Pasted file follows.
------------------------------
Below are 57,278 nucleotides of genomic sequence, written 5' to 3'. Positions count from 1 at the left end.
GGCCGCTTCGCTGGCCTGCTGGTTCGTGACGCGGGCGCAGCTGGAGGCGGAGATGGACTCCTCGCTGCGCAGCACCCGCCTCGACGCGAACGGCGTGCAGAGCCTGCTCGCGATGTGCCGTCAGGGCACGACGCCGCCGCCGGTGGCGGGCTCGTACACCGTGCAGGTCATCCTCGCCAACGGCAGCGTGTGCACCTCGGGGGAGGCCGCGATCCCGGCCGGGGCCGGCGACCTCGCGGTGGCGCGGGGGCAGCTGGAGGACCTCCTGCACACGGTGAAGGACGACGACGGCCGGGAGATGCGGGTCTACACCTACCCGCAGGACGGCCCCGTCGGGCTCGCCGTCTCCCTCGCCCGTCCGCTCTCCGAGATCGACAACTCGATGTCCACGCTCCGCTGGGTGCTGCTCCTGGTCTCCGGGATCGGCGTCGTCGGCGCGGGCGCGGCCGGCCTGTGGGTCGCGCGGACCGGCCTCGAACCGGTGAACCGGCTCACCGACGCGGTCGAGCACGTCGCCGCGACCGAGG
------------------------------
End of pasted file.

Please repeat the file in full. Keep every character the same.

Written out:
Below are 57,278 nucleotides of genomic sequence, written 5' to 3'. Positions count from 1 at the left end.
GGCCGCTTCGCTGGCCTGCTGGTTCGTGACGCGGGCGCAGCTGGAGGCGGAGATGGACTCCTCGCTGCGCAGCACCCGCCTCGACGCGAACGGCGTGCAGAGCCTGCTCGCGATGTGCCGTCAGGGCACGACGCCGCCGCCGGTGGCGGGCTCGTACACCGTGCAGGTCATCCTCGCCAACGGCAGCGTGTGCACCTCGGGGGAGGCCGCGATCCCGGCCGGGGCCGGCGACCTCGCGGTGGCGCGGGGGCAGCTGGAGGACCTCCTGCACACGGTGAAGGACGACGACGGCCGGGAGATGCGGGTCTACACCTACCCGCAGGACGGCCCCGTCGGGCTCGCCGTCTCCCTCGCCCGTCCGCTCTCCGAGATCGACAACTCGATGTCCACGCTCCGCTGGGTGCTGCTCCTGGTCTCCGGGATCGGCGTCGTCGGCGCGGGCGCGGCCGGCCTGTGGGTCGCGCGGACCGGCCTCGAACCGGTGAACCGGCTCACCGACGCGGTCGAGCACGTCGCCGCGACCGAGG